The dollar eased on Friday as it headed for a fourth week of gains while traders reduced their bets on how quickly the Bank of Japan might raise interest rates and how soon the Federal Reserve will cut them.
Traders shrugged off revised U.S. monthly consumer prices that rose less than initially estimated in December. While underlying inflation remained a bit warm, the mixed picture did not alter the market’s outlook on the timing of Fed rate cuts.
The annual revisions published by the Labor Department also showed the consumer price index (CPI) increasing slightly more than previously reported in October and November.
“The revisions aren’t going to make the Fed cut rates,” said Steven Ricchiuto, U.S. chief economist at Mizuho Securities USA LLC in New York.
“The market’s in a rush, (but) the Fed is sitting there saying we’re not in a rush. Actually, things are really pretty good from their perspective,” he said.
The dollar index fell 0.07 per cent to 104.04, while the euro was up 0.08 per cent to $1.0785.
The widely anticipated revisions are more for economists and are too small to matter to the market, said Marc Chandler, chief market strategist at Bannockburn Global Forex in New York.
“We’ve had a big move this week and I think they were just consolidating in the FX market,” he said. “The market last year got too aggressive about how far the Fed’s going to cut and when they’re going to begin.”
Fed officials this week again signaled the U.S. central bank has no pressing need to cut rates. The message gave the dollar an extra tailwind that pushed the yen to a 10-week low as traders reduced bets on how quickly the Bank of Japan (BOJ) might raise rates.
BOJ Governor Kazuo Ueda said on Friday there was a high chance for easy monetary conditions to persist even after the central bank ends its negative interest rate policy, which the market expects to happen as early as next month.
The yen was little changed at 149.32 per dollar after trading at 149.575 earlier, its weakest since Nov. 27. It is heading for about a 0.64 per cent slide this week, having fallen in value in five out of the last six weeks.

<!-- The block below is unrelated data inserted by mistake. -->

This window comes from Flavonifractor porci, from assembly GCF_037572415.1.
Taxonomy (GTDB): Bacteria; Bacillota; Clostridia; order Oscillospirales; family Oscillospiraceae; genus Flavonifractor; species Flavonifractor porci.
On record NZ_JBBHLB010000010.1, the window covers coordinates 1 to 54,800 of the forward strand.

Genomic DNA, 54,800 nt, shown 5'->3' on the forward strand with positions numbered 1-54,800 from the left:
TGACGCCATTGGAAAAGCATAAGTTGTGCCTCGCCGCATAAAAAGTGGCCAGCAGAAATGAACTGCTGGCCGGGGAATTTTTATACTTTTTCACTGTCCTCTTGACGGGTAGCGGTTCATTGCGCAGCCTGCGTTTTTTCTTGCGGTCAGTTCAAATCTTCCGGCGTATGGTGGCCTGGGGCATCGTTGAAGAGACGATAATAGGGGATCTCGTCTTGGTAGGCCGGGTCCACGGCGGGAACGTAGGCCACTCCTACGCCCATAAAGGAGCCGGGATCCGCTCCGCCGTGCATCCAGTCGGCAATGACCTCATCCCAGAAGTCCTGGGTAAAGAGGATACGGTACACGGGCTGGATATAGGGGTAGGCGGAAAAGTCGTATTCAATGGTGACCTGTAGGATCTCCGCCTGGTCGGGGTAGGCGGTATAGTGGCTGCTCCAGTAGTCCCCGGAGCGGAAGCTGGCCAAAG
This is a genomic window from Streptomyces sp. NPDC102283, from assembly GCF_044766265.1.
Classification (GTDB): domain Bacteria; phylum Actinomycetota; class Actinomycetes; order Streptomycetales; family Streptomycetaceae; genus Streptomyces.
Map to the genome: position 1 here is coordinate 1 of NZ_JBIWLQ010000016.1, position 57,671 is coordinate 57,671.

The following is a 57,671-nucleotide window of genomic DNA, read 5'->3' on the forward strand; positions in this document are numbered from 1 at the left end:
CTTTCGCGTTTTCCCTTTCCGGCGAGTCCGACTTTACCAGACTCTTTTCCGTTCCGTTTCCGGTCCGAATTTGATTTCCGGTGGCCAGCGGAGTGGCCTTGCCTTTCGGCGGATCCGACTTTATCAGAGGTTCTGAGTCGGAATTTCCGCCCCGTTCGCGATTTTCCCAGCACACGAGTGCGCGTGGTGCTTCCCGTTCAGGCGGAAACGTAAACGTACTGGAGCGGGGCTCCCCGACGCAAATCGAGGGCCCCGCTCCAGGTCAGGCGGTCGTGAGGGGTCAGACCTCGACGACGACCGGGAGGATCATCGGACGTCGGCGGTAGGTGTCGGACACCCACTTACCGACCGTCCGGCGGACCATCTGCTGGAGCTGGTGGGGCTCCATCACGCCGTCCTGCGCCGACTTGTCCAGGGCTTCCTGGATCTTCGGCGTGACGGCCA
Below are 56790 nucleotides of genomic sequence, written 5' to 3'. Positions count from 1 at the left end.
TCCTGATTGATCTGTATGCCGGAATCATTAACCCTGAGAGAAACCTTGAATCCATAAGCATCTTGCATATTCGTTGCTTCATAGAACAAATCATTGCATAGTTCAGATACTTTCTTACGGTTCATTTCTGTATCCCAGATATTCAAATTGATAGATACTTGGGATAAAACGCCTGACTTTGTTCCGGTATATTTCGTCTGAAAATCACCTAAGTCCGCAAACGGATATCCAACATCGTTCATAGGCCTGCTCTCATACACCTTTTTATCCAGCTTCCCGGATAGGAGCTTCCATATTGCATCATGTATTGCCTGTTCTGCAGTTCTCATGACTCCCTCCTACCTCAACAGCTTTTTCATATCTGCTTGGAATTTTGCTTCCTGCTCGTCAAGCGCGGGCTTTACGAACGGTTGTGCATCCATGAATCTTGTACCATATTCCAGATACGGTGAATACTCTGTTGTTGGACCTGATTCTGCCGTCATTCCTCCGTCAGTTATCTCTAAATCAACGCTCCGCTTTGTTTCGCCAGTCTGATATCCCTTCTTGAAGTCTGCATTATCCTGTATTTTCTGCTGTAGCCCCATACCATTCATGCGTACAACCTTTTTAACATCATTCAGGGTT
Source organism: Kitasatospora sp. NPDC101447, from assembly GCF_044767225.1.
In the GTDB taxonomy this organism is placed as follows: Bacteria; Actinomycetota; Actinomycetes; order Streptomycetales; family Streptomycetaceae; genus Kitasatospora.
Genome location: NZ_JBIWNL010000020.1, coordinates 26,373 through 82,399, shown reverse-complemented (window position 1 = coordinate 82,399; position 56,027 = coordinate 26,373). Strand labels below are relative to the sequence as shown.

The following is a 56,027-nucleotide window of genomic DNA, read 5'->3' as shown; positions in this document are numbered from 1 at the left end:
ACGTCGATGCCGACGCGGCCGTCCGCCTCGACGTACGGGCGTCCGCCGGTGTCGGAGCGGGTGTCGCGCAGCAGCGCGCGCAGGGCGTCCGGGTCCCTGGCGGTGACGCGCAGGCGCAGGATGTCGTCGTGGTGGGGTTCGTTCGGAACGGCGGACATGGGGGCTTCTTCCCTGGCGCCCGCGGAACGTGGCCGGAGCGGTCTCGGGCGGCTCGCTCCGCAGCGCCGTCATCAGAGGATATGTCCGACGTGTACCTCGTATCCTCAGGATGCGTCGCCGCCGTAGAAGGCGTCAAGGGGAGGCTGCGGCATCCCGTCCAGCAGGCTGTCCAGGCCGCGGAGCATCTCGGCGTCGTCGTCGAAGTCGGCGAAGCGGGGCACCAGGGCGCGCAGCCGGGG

Japanese Finance Minister Shunichi Suzuki said he was “watching FX moves carefully,” uttering a well-worn phrase for the first time since Jan. 19. Traders were unfazed by the warning.
The next major scheduled U.S. data release is CPI for January on Tuesday.
Traders have all but ruled out a cut at the Fed’s next policy meeting in March, versus a chance of 65.9 per cent a month ago, according to CME Group’s FedWatch Tool. It shows around a 60 per cent chance of a cut by the Fed at its May meeting.
Sterling rose 0.15 per cent to $1.2635. Both the euro and the pound have been relatively resilient this week, with officials from the European Central Bank and Bank of England pushing back against market wagers on early rate reductions.
The Swiss franc weakened to 0.8747, with the dollar up about 0.93 per cent on the safe haven currency this week as traders digested data suggesting the Swiss National Bank could be intervening in markets to weaken the franc.
Bitcoin rose 4.9 per cent to $47,549.00, after earlier hitting a high of $48,183.
(Reporting by Herbert Lash; Additional reporting by Kevin Buckland in Tokyo and Alun John in London; Editing by Ros Russell, Mark Potter and David Ljunggren)